Albuquerque Journal

A primer on state tournament­s as they enter ‘Act II’

- JAMES YODICE

The 160 have been cut in half. And that means twice the fun. The curtain has fallen on Act I of the high school state basketball tournament. The more formidable and meaningful second act lays ahead, starting at 8 a.m. Tuesday, as the 80 remaining boys and girls teams chase three more victories. One out of eight will succeed. A primer for Week 2: First and foremost, we are back, for the first time since 2019, with a full and familiar schedule and format. A format we’ve all come to love. The quarterfin­als in the 10 brackets will be played in the metro area on Tuesday and Wednesday; last year, the quarters were played at home sites before shifting to the metro area for the semifinals and championsh­ip games.

In 2021, it was the shortened pandemic season with limited crowds, a season that ended in May. With athletes in masks. In 2020, the final three days of the state tournament were played without fans as the pandemic descended quickly and left the Pit empty for all the championsh­ip games.

At the Pit this year, we have a familiar slate, with 38 games over five days. (The Rio Rancho Events Center is hosting 24 games Tuesday thru Thursday; Bernalillo High has eight games on Wednesday only.)

On the court, the most prominent story line — one that has been percolatin­g for months — revolves around the Brown brothers, Greg and Danny, who coach the top two seeds in the Class 5A boys bracket, Volcano Vista and Sandia. If there are no upsets between now and Saturday, the brothers will meet in the state final at 8 p.m. Saturday.

Their father, Mike, was a legend at Albuquerqu­e Academy, where he coached both his sons and won a boatload of blue trophies with the Chargers. He died in 2021.

Greg already has multiple rings, with Manzano and Volcano Vista, including a state title with the Hawks last season.

Danny Brown reached the state final once while he coached Highland, losing to La Cueva in 2009. Is this his week? His time to complete the family trifecta?

Sandia and Volcano Vista have been 5A’s two best teams, of this there cannot be dissent, nor should there be. But there remain land mines for

both to navigate first.

A West Mesa state championsh­ip would be every bit as emotional as a Brown v. Brown scenario.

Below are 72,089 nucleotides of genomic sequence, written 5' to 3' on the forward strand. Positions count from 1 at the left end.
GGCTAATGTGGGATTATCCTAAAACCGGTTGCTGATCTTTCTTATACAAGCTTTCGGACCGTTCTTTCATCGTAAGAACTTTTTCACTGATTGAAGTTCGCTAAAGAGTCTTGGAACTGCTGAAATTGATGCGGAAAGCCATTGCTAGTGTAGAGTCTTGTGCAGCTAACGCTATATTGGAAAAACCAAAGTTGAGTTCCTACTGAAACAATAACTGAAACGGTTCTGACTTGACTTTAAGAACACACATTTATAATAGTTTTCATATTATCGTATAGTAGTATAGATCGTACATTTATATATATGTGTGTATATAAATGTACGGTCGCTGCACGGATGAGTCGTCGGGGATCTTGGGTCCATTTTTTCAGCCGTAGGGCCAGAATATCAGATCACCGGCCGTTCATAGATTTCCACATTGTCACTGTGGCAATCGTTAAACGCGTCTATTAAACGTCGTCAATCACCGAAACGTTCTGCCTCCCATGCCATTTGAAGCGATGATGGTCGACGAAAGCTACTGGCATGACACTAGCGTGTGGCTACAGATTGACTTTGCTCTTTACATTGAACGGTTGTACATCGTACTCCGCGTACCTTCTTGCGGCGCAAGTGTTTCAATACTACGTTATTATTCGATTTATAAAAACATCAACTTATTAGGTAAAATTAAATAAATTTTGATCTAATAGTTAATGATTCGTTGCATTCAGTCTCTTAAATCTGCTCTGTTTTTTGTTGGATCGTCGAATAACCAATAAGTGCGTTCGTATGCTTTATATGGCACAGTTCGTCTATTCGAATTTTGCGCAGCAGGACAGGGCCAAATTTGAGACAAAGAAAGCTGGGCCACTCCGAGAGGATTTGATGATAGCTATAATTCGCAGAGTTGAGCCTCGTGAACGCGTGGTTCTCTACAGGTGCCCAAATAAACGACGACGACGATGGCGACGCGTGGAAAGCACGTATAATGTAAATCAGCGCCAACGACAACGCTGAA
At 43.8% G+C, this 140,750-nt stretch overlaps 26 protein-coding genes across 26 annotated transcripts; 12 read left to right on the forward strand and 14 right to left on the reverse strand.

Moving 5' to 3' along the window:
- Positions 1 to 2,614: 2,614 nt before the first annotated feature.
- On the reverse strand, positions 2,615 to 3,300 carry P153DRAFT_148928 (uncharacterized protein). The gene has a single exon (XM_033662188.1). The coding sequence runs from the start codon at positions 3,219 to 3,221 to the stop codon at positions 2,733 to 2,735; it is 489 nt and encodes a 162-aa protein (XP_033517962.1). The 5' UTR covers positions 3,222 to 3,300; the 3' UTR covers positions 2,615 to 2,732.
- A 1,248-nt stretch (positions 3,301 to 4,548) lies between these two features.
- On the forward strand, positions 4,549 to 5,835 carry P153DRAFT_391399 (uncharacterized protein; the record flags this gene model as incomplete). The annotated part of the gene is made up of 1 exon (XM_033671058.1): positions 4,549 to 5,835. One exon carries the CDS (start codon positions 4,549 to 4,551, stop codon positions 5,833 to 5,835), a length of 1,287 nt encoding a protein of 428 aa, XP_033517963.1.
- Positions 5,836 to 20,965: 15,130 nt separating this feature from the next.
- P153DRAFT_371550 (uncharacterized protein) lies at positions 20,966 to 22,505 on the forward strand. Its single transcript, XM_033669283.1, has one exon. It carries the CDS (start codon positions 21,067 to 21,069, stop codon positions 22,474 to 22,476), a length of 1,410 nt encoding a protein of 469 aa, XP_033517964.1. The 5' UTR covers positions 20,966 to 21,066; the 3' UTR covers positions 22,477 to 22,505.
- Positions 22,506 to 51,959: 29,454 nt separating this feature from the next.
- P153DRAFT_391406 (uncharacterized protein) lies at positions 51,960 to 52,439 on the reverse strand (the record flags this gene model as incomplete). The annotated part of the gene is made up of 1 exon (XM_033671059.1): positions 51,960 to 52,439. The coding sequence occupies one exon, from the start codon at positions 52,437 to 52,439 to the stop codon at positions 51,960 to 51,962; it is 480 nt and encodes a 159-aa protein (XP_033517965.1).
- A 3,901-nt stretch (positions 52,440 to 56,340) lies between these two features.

Mustangs coach Shonn Schroer lost his dad, Phil, last August, and a West Mesa triumph on Saturday night would truly be a heart-tugging experience. We shall see. (Phil Schroer was a tremendous guy, and boy, would he have loved watching his son’s fun team this season.) West Mesa is a potent, dangerous group, seeded No. 4.

Atrisco Heritage is the most complex story left on the 5A board.

One of their players, Marquise Renfro, was stabbed in a fight at Main Event last Sunday. (The video, which I’ve seen, is disturbing, to say the least.) He was hospitaliz­ed for several days. Antoine Morris, the father of another Jaguar player, Latavious Morris, was arrested on Thursday by the Albuquerqu­e Police Department in connection with that incident and booked into the Metro Detention Center on a felony charge of aggravated battery.

Latavious, who usually wears No. 24, was wearing Renfro’s No. 12 jersey as a tribute on Saturday night when the Jaguars beat Rio Rancho in the first round of the playoffs. And he told me that he would continue wearing it at the Pit. “For the rest of the year,” he said. That begins Wednesday night in the quarterfin­als against Volcano Vista.

Atrisco, Volcano and Cleveland hail from District 1, which has produced six of the last seven state champions, a remarkable stretch of dominance from a single league. The Storm, seeded No. 7, could be an interestin­g team to follow this week. It meets Sandia on Wednesday, only this time with outstandin­g junior guard Daniel Steverson in the lineup. Steverson missed Cleveland’s meeting against the Matadors in the semifinals of January’s metro tournament, a 20-point Sandia victory. And remember, Cleveland has won a bunch of games at the Pit over the last 6-8 years.